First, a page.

"Signaling her determination to concentrate on Delaware, O'Donnell announced last week that she would no longer appear on national media outlets. In an interview with Sean Hannity (her last such appearance), she said the exposure wouldn't help her get votes. 'I instead want to go to as many town-hall forums, as many candidate forums, as many church picnics that I can fit into my schedule, so that I can meet the voters,' she explained."


O'Donnell should be making the race a referendum on the radical agenda pursued by President Obama and connecting Coons to that radical agenda in general and Delaware ACORN in particular.

Trinko: "O'Donnell is also working to reassure voters that she has no intention of implementing her non-political convictions. 'I have my personal beliefs, but our Constitution defends our right for the voters to disagree with me. And that's the right that I'm going to defend,' she told Hannity."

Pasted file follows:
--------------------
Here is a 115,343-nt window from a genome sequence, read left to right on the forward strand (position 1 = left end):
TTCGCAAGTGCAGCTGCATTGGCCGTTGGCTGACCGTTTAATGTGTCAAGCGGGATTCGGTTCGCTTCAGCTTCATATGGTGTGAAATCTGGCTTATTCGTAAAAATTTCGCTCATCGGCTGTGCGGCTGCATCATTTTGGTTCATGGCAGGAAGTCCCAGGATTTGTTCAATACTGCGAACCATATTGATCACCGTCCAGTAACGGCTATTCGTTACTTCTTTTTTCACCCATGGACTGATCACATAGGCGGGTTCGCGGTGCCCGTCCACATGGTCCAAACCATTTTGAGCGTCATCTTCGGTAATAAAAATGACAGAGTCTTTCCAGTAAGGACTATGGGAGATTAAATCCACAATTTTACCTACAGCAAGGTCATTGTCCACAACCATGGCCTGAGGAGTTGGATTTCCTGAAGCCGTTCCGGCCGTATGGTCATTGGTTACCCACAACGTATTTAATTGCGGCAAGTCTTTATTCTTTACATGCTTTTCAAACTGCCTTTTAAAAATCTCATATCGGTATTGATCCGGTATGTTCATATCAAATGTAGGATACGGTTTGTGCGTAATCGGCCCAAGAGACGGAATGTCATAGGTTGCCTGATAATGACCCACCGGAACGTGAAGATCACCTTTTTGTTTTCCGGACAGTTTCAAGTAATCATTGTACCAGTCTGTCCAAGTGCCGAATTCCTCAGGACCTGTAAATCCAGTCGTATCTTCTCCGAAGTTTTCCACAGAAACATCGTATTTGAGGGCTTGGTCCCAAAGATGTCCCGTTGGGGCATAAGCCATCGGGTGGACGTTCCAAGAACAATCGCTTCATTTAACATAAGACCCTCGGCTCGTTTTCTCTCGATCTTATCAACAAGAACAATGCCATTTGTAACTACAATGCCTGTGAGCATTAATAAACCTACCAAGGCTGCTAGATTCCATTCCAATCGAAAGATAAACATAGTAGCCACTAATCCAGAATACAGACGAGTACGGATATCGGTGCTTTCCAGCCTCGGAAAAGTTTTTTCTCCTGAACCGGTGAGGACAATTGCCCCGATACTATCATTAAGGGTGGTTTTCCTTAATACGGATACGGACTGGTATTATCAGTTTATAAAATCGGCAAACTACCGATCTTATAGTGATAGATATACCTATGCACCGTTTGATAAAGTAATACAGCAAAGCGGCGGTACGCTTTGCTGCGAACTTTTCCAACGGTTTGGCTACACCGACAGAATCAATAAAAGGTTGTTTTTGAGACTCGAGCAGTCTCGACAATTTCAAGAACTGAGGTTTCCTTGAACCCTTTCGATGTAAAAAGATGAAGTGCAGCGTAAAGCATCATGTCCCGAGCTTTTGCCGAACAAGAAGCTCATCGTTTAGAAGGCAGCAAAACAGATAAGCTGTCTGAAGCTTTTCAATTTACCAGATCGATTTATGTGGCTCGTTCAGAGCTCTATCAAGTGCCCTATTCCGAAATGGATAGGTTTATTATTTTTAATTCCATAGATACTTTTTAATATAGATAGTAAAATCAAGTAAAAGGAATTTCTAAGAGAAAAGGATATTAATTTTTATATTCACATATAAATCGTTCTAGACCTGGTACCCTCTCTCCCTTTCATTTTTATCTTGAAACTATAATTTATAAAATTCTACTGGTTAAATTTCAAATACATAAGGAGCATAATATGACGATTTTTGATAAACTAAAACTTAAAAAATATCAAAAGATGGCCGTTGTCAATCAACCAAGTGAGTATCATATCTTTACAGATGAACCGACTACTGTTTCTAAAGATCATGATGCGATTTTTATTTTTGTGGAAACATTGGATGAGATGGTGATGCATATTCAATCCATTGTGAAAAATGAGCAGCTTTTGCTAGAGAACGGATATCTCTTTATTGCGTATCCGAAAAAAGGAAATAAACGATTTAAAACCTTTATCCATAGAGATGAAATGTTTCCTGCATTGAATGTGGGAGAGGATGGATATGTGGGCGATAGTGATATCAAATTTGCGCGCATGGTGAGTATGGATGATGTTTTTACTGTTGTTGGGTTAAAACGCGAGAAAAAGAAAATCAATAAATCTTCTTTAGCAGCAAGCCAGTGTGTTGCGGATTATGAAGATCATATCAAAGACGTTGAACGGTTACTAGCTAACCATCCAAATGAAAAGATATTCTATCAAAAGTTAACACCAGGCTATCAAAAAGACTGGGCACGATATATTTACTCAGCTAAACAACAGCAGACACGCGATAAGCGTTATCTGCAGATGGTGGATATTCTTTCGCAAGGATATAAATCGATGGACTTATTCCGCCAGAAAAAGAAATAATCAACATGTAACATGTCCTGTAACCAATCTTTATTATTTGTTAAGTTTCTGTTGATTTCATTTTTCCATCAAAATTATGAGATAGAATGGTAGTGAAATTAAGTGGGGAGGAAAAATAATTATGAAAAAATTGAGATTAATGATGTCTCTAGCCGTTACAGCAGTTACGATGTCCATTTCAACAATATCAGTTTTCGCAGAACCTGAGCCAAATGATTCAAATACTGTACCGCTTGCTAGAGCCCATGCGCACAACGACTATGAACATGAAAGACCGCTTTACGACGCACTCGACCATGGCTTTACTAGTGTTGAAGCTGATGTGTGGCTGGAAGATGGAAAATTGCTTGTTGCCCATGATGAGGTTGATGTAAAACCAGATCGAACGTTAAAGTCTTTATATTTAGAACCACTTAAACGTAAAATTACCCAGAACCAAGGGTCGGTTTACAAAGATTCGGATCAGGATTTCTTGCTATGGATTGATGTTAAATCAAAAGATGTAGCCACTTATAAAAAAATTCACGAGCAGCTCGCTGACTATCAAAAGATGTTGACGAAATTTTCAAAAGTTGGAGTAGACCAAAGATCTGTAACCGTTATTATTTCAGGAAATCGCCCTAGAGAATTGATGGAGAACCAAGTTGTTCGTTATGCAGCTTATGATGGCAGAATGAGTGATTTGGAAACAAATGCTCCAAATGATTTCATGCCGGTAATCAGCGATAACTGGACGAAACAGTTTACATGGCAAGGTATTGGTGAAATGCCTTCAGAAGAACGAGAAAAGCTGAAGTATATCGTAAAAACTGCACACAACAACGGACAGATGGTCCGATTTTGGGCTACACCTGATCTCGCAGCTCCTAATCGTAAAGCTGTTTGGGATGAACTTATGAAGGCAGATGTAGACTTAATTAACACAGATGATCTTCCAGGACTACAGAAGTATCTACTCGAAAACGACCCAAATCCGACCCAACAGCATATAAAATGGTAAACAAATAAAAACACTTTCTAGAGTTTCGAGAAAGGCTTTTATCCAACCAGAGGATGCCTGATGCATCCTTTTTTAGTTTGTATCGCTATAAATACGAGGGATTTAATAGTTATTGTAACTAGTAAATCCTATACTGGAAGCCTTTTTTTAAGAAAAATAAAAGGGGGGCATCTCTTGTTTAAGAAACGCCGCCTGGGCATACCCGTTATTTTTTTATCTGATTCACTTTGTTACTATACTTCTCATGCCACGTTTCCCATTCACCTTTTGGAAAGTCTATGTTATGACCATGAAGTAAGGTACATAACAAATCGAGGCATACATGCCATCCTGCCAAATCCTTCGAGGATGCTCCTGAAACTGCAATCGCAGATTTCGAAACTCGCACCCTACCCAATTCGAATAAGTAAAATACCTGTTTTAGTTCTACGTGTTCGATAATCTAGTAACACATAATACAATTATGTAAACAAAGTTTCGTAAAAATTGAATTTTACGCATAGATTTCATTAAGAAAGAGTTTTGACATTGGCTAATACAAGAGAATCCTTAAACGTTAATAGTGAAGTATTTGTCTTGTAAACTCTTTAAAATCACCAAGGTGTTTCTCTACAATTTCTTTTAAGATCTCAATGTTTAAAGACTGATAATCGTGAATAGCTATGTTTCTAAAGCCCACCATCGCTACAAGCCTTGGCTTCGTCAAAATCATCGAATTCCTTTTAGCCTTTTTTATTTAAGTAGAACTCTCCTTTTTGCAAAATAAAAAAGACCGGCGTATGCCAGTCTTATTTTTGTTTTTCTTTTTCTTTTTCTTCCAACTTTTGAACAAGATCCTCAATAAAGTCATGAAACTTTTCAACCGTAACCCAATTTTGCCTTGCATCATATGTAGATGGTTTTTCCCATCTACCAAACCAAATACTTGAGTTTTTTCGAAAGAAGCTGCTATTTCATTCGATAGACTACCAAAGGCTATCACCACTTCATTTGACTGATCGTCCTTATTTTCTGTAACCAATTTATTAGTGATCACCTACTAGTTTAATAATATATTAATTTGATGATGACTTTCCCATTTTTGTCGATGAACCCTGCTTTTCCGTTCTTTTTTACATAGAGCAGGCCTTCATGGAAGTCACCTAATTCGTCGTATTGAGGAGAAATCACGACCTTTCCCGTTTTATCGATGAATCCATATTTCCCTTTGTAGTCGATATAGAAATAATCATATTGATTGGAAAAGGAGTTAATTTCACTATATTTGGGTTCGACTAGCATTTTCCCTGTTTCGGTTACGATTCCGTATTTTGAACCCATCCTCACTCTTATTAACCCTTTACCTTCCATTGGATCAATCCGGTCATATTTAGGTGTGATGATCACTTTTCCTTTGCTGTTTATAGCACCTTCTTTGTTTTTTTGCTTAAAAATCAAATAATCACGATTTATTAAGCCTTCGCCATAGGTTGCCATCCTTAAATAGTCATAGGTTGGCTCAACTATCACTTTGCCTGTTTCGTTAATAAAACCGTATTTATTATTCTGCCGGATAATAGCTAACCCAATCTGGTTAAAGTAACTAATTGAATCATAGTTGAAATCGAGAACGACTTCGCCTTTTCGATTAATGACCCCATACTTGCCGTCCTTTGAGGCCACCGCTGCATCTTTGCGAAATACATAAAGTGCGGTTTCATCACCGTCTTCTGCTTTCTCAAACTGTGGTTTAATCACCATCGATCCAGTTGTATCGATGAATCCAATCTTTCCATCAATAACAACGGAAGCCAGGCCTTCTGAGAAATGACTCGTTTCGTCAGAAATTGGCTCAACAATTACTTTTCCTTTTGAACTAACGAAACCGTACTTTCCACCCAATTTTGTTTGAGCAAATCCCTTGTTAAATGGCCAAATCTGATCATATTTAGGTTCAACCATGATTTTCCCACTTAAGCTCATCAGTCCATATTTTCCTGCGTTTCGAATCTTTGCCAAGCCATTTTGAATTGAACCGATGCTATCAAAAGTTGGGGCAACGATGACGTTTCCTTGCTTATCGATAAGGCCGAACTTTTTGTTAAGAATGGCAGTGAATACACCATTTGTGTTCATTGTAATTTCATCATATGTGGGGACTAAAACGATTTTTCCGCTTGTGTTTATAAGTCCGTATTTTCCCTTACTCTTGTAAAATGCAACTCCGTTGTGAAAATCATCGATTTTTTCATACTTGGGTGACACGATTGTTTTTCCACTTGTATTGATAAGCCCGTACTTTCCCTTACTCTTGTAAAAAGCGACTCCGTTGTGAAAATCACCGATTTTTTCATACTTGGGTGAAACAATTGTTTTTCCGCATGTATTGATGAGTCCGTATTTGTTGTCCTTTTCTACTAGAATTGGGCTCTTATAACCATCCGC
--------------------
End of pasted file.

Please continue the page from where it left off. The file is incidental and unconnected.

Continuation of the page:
O'Donnell's "non-political convictions" are the distraction Team Obama, Coons and their liberal media establishment inside and outside Delaware need.

O'Donnell needs to put the focus on the radical "political convictions" of Obama and Coons.


"Next, she'll have to sell her policies. While much of the country, tired of high unemployment and the economic fallout from the recession, is turning right on the economy, Delaware seems relatively indifferent.

"That may be attributable to Delaware's unemployment rate of 8.4 percent, lower than the national rate of 9.6 percent. There is discontent over the state of the economy — 66 percent rate it as 'not so good' or 'fair' in the Fox poll — but there doesn't seem to be any clear consensus that it's the Obama administration's fault. Thirty-five percent think Obama's policies have hurt, while about the same number believe they have helped.